Another car ready to sell is my Magnum GT. I’ve also had it for about 15 years. I was pretty busy buying stuff back then. Anyway, same deal. Got it running right. Today the Rat took the power buffer to the paint and detailed under the hood. My mechanic bud who works in the shop two days a week, still has to replace the brake booster and a few more detail items before I can list it.
Also ready to sell is my 58 Dodge pickup. My wife wanted family photos taken with it as a prop, so I wasn’t allowed to sell it. Those photos were taken yesterday, so I’m good to sell it. Yes I’ve had it about 15 years. The below are from the photographer’s cell phone. The good ones are a few weeks away.
So I put the Demon that Dallas use to race in a bubble a few years back, and pulled it out to get it race ready. Well the engine wouldn’t turn over and was seized. My bud pulled it and removed a head. It appears that that a pin hole happened in cylinder #5  and seized that piston. I spent the afternoon tearing the engine down as far as I can. I can’t get to one rod bolt on #5 and #8 so I’ve soaked the piston/cylinder in WD40 and hopefully I can free the piston in the morning.
Tomorrow, I’ll have the the shop Rat detail under the hood, the interior, and hit the paint with the buffer. I’ll sell the car as a roller and the engine parts on eBay as I get them cleaned up. So that about brings me up to date.

Shop -Second Week November

This week, in no particular order, the following was done.

My 81 Imperial Custom was gone through and anything needing attention was given attention, and listed for sale CHEAP!

Click Here for details.

Three solid days were spent with a guy coming two days a week to help sorting out the nightmare electrical system in my 67 Marlin. It had been butchered over the years and virtually nothing worked. The car is almost ready for a drive, then it will be torn down and restored. I want everything working first.

The rear window from Pro Glass has arrived, and will hopefully be in the Thug next week.

On the Screamin Woody, new Lexan arrive and I’ll start on that soon. The Fuel Pump is at Fuelab getting freshened up. I’ll put the fuel system on the car when I receive it back.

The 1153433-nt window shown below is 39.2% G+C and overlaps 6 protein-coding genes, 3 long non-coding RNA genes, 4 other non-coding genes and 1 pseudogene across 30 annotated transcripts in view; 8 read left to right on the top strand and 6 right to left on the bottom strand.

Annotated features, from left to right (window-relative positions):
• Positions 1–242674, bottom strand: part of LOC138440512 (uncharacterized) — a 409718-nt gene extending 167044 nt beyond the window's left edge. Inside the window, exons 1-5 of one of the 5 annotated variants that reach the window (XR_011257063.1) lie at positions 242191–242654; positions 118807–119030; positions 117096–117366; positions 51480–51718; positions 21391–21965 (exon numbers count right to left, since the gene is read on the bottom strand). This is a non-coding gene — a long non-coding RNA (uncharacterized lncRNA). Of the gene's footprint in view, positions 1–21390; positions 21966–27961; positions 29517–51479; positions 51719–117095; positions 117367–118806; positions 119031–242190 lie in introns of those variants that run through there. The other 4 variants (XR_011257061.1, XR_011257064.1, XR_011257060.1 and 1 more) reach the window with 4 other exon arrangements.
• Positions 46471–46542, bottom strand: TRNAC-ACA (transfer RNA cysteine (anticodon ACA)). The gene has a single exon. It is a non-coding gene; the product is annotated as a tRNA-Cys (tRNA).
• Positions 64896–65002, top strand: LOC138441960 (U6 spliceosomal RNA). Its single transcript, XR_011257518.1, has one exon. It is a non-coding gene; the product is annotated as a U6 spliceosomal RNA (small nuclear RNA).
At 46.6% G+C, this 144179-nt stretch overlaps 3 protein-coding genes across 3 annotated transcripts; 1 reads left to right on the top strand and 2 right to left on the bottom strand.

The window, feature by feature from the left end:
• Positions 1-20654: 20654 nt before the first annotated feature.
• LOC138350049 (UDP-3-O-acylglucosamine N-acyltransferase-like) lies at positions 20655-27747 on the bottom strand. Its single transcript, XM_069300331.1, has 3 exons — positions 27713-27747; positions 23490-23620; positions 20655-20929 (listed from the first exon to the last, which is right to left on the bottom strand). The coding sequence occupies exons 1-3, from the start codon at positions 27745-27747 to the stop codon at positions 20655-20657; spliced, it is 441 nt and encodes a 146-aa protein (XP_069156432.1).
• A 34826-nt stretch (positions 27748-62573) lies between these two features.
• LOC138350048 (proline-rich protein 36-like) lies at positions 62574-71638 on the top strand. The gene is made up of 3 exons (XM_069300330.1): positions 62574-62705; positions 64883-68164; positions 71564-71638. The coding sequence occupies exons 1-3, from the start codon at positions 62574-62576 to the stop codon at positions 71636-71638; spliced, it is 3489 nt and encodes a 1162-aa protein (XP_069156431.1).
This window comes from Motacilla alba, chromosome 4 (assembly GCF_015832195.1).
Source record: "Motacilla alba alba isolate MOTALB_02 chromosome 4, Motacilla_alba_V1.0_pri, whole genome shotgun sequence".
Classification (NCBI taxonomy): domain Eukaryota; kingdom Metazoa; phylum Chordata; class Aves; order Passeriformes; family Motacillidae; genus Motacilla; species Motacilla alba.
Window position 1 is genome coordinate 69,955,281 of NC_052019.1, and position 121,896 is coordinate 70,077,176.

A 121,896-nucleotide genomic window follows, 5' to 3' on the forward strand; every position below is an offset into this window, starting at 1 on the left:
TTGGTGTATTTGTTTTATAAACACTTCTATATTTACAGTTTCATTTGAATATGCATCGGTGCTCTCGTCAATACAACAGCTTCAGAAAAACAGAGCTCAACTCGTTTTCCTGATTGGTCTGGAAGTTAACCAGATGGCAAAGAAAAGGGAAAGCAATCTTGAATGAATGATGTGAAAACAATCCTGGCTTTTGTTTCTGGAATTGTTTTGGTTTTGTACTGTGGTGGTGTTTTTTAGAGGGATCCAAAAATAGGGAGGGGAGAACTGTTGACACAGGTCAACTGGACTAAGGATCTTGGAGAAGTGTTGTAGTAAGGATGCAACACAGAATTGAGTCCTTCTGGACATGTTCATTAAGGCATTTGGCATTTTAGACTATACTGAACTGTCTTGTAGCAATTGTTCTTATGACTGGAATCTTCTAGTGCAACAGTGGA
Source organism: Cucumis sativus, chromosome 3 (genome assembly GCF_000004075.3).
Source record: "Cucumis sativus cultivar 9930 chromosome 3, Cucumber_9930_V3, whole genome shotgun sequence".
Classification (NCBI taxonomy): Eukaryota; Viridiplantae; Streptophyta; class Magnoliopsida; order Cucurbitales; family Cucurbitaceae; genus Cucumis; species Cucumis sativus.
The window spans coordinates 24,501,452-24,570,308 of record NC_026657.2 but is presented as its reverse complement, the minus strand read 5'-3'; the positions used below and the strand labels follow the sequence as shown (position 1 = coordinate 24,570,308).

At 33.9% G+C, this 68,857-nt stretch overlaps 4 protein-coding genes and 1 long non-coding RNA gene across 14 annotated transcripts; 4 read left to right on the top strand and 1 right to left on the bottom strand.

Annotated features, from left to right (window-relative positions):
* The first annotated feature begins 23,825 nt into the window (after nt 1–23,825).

Also related to the wagon, the machinist called and said that my 9 month wait is over. I was having a sleeve hammered in and the block machined – except for decking – which will occur after rotating is ready. I took the Callies Crank to him. It’s gonna need to be turned down for stock Chevy rods, if it passes being Magnafluxed. I’ll have to wait on the crank before ordering rods, pistons and bearings. If I have to buy a new crank  then I’ll go a different way. Also, its been so long that I don’t remember if the crank came out of the 540 or 580ci. They’ll have to measure for that too. I inventoried the other parts for the motor, and I have a set of 572 heads with new valves and springs; rockers with only 7 passes (before the Indy built motor with cheap ass rod bolts blew); Jessel belt Drive and Bullet Cam; Milodon Oil Pump and Aerospace Vacuum pump; Valley pan and the Indy bathtub Intake which is about to go to Florida for modifications. Damon should be getting to work assembling it as soon as I know what to order for pistons, rods and bearings; and receive. Outside chance car might make it to Bradenton in March – but I still have a lot of work and I’m only working in the shop three days a week because of a franchise I’m in the process of buying is taking a couple days a week of my time getting it set up.

I taught my Shop Rat how to use the polisher with “Fine Cut” polish and then cleaner wax to brighten up the paint on my 79 Magnum GT. Its another of my 30+ cars that I’m making ready to sell. Went through the car last month and fixed anything that wasn’t working right. Just need to detail the interior, photo and list for sale.

On my 78 Magnum XE, I’m replacing the Dakota Digital gauges I installed 18 years ago with custom white gauges in a modified stock panel. The above photos show it mocked up in the modified dash panel, and the dash wet sanded and painted. I’m letting the paint dry for a couple of days because of three coats (the last very wet) of black hammer toned, before putting gauges back in.  CLICK HERE for the details.